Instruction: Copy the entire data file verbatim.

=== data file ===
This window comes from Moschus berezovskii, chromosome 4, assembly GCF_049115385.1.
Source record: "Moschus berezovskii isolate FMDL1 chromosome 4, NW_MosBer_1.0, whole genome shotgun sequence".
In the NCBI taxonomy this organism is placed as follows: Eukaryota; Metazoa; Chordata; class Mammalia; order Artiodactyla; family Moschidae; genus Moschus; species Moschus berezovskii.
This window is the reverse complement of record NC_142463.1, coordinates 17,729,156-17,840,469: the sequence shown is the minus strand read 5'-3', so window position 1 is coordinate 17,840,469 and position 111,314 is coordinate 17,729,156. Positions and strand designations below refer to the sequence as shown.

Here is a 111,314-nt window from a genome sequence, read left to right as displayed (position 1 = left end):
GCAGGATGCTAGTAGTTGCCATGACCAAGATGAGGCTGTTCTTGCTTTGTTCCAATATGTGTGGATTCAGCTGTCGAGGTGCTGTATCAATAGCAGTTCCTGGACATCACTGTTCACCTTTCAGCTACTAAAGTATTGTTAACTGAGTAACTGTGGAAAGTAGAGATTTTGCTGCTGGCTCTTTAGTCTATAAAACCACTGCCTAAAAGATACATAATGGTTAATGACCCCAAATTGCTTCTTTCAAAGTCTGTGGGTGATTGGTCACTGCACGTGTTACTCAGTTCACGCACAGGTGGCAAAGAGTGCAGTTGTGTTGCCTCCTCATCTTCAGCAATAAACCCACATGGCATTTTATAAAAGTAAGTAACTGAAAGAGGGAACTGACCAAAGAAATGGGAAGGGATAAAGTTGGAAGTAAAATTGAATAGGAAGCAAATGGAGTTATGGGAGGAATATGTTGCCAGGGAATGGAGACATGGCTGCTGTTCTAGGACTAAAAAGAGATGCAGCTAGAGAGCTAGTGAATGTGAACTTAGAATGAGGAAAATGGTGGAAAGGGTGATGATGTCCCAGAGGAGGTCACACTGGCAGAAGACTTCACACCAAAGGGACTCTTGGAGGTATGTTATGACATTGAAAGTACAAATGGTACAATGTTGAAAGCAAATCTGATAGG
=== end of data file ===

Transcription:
This window comes from Moschus berezovskii, chromosome 4, assembly GCF_049115385.1.
Source record: "Moschus berezovskii isolate FMDL1 chromosome 4, NW_MosBer_1.0, whole genome shotgun sequence".
In the NCBI taxonomy this organism is placed as follows: Eukaryota; Metazoa; Chordata; class Mammalia; order Artiodactyla; family Moschidae; genus Moschus; species Moschus berezovskii.
This window is the reverse complement of record NC_142463.1, coordinates 17,729,156-17,840,469: the sequence shown is the minus strand read 5'-3', so window position 1 is coordinate 17,840,469 and position 111,314 is coordinate 17,729,156. Positions and strand designations below refer to the sequence as shown.

Here is a 111,314-nt window from a genome sequence, read left to right as displayed (position 1 = left end):
GCAGGATGCTAGTAGTTGCCATGACCAAGATGAGGCTGTTCTTGCTTTGTTCCAATATGTGTGGATTCAGCTGTCGAGGTGCTGTATCAATAGCAGTTCCTGGACATCACTGTTCACCTTTCAGCTACTAAAGTATTGTTAACTGAGTAACTGTGGAAAGTAGAGATTTTGCTGCTGGCTCTTTAGTCTATAAAACCACTGCCTAAAAGATACATAATGGTTAATGACCCCAAATTGCTTCTTTCAAAGTCTGTGGGTGATTGGTCACTGCACGTGTTACTCAGTTCACGCACAGGTGGCAAAGAGTGCAGTTGTGTTGCCTCCTCATCTTCAGCAATAAACCCACATGGCATTTTATAAAAGTAAGTAACTGAAAGAGGGAACTGACCAAAGAAATGGGAAGGGATAAAGTTGGAAGTAAAATTGAATAGGAAGCAAATGGAGTTATGGGAGGAATATGTTGCCAGGGAATGGAGACATGGCTGCTGTTCTAGGACTAAAAAGAGATGCAGCTAGAGAGCTAGTGAATGTGAACTTAGAATGAGGAAAATGGTGGAAAGGGTGATGATGTCCCAGAGGAGGTCACACTGGCAGAAGACTTCACACCAAAGGGACTCTTGGAGGTATGTTATGACATTGAAAGTACAAATGGTACAATGTTGAAAGCAAATCTGATAGG